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Title: High-performance zinc oxide thin-film transistors for large area electronics
Author: Bashir, Aneeqa
ISNI:       0000 0004 2706 2383
Awarding Body: Imperial College London
Current Institution: Imperial College London
Date of Award: 2011
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The increasing demand for high performance electronics that can be fabricated onto large area substrates employing low manufacturing cost techniques in recent years has fuelled the development of novel semiconductor materials such as organics and metal oxides, with tailored physical characteristics that are absent in their traditional inorganic counterparts such as silicon. Metal oxide semiconductors, in particular, are highly attractive for implementation into thin-film transistors because of their high charge carrier mobility, optical transparency, excellent chemical stability, mechanical stress tolerance and processing versatility. This thesis focuses on the development of high performance transistors based on zinc oxide (ZnO) semiconducting films grown by spray pyrolysis (SP), a low cost and highly scalable method that has never been used before for the manufacturing of oxide-based thin-film transistors. The physical properties of as-grown ZnO films have been studied using a range of techniques. Despite the simplicity of SP, as-fabricated transistors exhibit electrical characteristics comparable to those obtained from ZnO devices produced using highly sophisticated deposition processes. In particular, electron mobility up to 25 cm2/Vs has been achieved in transistors based on pristine ZnO films grown at 400 °C onto Si/SiO2 substrates utilising aluminium source-drain (S-D) electrodes. A strong dependence of the saturation mobility on the work function of S-D electrodes and the transistor channel length (L) has been established. Short channel transistors are found to exhibit improved performance as compared to long channel ones. This was attributed to grain boundary effects that tend to dominate charge transport in devices with L < 40 μm. High mobility, low operating voltage (<1.5 V) ZnO transistors have also been developed and characterised. This was achieved through the combination of SP, for the deposition of ZnO, and thermally stable solution-processed self-assembling monolayer gate dielectrics. Detailed study of the temperature dependence of the operating characteristics of ZnO transistors revealed a thermally activated electron transport process that was described by invoking the multiple trapping and release model. Importantly, ZnO transistors fabricated by SP are found to exhibit highly stable operating characteristics with a shelf lifetime of several months. The simple SPbased fabrication paradigm demonstrated in this thesis expands the possibilities for the development of advanced simple as well as multi-component oxide semiconductors far beyond those accessible by traditional deposition methods such as sputtering. Furthermore, it offers unprecedented processing scalability hence making it attractive for the manufacturing of future ubiquitous oxide electronics.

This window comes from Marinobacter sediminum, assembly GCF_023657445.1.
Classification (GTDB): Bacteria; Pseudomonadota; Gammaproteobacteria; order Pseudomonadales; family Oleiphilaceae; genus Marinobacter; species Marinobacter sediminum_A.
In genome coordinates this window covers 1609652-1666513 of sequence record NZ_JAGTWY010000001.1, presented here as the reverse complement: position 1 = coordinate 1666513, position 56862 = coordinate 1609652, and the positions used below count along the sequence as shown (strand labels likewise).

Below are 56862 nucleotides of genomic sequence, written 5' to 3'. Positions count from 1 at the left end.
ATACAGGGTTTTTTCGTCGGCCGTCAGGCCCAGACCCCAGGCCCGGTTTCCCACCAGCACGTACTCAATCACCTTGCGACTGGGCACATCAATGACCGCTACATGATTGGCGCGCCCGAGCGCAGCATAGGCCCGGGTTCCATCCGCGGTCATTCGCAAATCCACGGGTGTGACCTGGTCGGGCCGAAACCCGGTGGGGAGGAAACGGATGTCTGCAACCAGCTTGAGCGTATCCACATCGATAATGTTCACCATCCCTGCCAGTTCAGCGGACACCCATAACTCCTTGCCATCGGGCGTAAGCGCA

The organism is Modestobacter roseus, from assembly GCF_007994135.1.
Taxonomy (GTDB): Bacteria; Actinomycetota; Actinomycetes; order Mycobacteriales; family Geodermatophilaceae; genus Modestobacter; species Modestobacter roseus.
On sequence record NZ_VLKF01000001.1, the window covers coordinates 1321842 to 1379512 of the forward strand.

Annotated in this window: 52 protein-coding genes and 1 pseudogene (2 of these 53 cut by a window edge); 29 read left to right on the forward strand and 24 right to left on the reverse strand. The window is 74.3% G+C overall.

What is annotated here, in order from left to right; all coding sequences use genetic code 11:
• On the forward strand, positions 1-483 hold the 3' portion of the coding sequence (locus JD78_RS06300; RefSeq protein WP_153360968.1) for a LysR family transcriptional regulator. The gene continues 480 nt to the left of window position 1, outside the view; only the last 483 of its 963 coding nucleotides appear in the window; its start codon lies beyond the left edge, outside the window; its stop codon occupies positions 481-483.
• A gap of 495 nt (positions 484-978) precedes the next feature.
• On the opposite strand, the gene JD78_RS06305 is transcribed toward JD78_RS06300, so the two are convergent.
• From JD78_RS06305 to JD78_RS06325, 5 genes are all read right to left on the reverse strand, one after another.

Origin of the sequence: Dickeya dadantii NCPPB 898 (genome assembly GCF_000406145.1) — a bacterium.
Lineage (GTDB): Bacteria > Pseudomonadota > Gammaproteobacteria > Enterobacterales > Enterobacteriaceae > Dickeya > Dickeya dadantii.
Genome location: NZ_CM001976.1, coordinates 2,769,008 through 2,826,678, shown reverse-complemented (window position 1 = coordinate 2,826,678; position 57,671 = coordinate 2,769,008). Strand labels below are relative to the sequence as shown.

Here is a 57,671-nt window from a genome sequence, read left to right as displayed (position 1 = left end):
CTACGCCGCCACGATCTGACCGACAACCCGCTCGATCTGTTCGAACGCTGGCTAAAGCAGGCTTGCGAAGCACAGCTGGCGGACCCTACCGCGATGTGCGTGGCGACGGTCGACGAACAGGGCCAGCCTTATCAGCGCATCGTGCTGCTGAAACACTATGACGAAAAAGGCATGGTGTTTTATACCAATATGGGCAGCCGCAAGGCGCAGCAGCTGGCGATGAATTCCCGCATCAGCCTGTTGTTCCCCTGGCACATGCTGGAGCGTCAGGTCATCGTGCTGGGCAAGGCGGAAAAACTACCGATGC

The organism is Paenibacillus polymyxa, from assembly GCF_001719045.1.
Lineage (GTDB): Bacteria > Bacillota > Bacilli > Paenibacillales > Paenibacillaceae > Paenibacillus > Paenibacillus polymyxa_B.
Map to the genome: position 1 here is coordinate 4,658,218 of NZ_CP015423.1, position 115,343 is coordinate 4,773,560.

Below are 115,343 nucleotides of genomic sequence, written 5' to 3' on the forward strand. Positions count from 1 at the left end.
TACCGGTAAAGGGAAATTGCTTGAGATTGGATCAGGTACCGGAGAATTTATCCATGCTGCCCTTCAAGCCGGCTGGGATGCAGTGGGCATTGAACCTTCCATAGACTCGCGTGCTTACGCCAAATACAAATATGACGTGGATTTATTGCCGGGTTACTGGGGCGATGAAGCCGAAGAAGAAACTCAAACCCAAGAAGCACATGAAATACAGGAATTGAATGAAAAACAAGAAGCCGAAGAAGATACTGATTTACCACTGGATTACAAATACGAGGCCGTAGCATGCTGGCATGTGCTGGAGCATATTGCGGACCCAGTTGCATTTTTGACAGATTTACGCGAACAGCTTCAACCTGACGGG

Supervisor: Anthopoulos, Thomas ; Bradley, Donal Sponsor: University of the Punjab
Qualification Name: Thesis (Ph.D.) Qualification Level: Doctoral